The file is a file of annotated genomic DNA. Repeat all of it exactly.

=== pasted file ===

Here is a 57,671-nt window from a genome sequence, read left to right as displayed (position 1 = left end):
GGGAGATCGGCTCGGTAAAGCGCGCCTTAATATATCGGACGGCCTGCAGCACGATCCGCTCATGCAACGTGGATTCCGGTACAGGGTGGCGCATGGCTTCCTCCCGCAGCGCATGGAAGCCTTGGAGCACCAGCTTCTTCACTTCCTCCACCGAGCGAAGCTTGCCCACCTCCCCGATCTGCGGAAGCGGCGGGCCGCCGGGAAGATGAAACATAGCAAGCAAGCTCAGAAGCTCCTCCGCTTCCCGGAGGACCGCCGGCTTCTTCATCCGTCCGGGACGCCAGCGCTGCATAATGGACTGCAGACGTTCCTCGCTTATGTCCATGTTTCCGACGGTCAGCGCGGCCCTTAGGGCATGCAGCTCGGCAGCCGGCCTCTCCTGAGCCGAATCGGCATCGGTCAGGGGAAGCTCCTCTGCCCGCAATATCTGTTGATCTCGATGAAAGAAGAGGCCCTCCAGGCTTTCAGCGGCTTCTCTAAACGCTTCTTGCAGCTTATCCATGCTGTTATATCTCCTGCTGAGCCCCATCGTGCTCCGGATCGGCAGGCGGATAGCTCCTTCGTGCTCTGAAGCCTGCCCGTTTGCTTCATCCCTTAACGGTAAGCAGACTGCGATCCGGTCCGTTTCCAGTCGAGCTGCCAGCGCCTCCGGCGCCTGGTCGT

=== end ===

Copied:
Here is a 57,671-nt window from a genome sequence, read left to right as displayed (position 1 = left end):
GGGAGATCGGCTCGGTAAAGCGCGCCTTAATATATCGGACGGCCTGCAGCACGATCCGCTCATGCAACGTGGATTCCGGTACAGGGTGGCGCATGGCTTCCTCCCGCAGCGCATGGAAGCCTTGGAGCACCAGCTTCTTCACTTCCTCCACCGAGCGAAGCTTGCCCACCTCCCCGATCTGCGGAAGCGGCGGGCCGCCGGGAAGATGAAACATAGCAAGCAAGCTCAGAAGCTCCTCCGCTTCCCGGAGGACCGCCGGCTTCTTCATCCGTCCGGGACGCCAGCGCTGCATAATGGACTGCAGACGTTCCTCGCTTATGTCCATGTTTCCGACGGTCAGCGCGGCCCTTAGGGCATGCAGCTCGGCAGCCGGCCTCTCCTGAGCCGAATCGGCATCGGTCAGGGGAAGCTCCTCTGCCCGCAATATCTGTTGATCTCGATGAAAGAAGAGGCCCTCCAGGCTTTCAGCGGCTTCTCTAAACGCTTCTTGCAGCTTATCCATGCTGTTATATCTCCTGCTGAGCCCCATCGTGCTCCGGATCGGCAGGCGGATAGCTCCTTCGTGCTCTGAAGCCTGCCCGTTTGCTTCATCCCTTAACGGTAAGCAGACTGCGATCCGGTCCGTTTCCAGTCGAGCTGCCAGCGCCTCCGGCGCCTGGTCGT